long ago established herself as one of the strongest and most original flutists at work in jazz and improvised music, and over the last decade or so she's put more and more energy into her practice as a composer. During her years in Chicago she wrote countless themes of great rhythmic malleability and melodic concision for her jazz-oriented group Black Earth Ensemble, but Mitchell, who left the city to teach at University of California at Irvine in 2011, now focuses primarily on long-form suites. Today her latest effort with Black Earth Ensemble, Mandorla Awakening II: Emerging Worlds—
recorded live at the MCA in May 2015 as part of the Creative Music Summit
—drops on the Chicago label FPE Records
Her interest in this sort of writing emerged in 2007, when she premiered two different suites
, one of which—Xenogenesis Suite
, an ambitious piece inspired by the writings of Octavia Butler—made clear her deep interest in Afrofuturism. Since then her writing has often returned to themes melding science fiction and race, and that includes Mandorla Awakening
. As she writes in her liner-note essay, in conceiving it she envisioned an island deep in the Atlantic Ocean in 2099, a haven from a destructive, decaying "World Union" in the throes of war and a global pandemic. Over the course of several generations the inhabitants of Mandorla have become immune to the virus, and their communalism and spiritually focused lifestyle stands in stark contrast to the divisive, shallow, and selfish practices of the World Union—a divide that presents itself dramatically with the arrival of a couple from the mainland who must adapt to the island's cooperative ethos if they want to escape the assured demise of their homeland. As Mitchell writes, "I'm curious about discovering what happens if we unify duality by smashing together two worlds: a dystopic world and utopic world. Can human consciousness be transformed by embracing fears and establishing balance?"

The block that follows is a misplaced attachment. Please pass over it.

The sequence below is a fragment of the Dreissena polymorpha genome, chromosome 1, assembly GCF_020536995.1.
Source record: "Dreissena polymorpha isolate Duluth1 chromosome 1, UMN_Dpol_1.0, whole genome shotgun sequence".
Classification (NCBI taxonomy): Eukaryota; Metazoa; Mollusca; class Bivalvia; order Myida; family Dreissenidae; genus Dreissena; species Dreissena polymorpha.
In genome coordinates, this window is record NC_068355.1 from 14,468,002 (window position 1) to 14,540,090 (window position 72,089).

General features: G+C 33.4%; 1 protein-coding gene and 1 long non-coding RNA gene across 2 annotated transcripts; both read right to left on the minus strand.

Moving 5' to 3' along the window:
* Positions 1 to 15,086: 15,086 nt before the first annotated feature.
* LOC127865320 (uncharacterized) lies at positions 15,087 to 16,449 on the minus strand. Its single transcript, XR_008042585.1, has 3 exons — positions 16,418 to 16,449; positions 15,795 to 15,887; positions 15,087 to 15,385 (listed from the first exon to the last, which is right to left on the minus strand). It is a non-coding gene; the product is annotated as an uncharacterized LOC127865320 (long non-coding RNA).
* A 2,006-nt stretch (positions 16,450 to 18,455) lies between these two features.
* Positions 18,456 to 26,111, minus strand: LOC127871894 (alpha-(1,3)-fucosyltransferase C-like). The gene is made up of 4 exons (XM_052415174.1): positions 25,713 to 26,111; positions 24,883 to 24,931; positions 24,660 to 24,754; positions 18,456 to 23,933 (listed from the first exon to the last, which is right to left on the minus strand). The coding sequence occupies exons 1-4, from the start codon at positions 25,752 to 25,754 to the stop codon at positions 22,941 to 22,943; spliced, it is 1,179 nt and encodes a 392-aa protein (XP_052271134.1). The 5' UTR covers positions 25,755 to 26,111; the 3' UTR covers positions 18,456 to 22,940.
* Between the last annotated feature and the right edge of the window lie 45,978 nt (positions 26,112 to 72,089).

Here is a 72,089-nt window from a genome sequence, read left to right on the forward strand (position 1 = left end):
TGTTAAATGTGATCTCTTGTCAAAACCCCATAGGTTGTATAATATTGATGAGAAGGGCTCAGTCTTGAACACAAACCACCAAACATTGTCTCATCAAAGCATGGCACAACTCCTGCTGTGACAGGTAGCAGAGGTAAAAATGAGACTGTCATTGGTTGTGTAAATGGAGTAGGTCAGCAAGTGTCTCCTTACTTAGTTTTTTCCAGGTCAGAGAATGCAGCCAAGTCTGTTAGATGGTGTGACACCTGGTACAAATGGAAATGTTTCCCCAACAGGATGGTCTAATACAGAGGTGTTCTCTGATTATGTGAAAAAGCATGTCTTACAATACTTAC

The second half of the concert-length piece features a libretto by Mitchell sung with gospelized fervor and intensity by Avery R. Young, with lyrics that extend beyond the work's story line to address a more general conflict. The music is dense, and while there's plenty of strong improvising over its 74 minutes, Mitchell's compositional presence is dominant, her propulsive meditations constructed with rigorous counterpoint. There's a strong Asian component to this version of Black Earth Ensemble: guest musician Kojiro Umezaki plays shakuhachi, bassist Tatsu Aoki shamisen, and Alex Wing oud (though elsewhere on the record he plays a lot of searing, extroverted, electric guitar), and they blend beautifully with the cello of Tomeka Reid, the violin of Renée Baker, and the resourceful percussion of Jovia Armstrong. You can hear the ensemble, with Young going full throttle, below on the piece "Shiny Divider."
Mitchell will be back in Chicago next month to present another new chapter in her Afrofuturism series when she and Black Earth Ensemble give the world premiere of EarthSeed
, a collaboration with singer and composer Lisa E. Harris, at the Art Institute of Chicago on June 22.
Jessica Aszodi, Prayer for Nil
Julio Cueva y su Orquesta, Desintegrando
Bonnie Prince Billy, Best Troubador
Joe Lovano Quartet, Classic! Live at Newport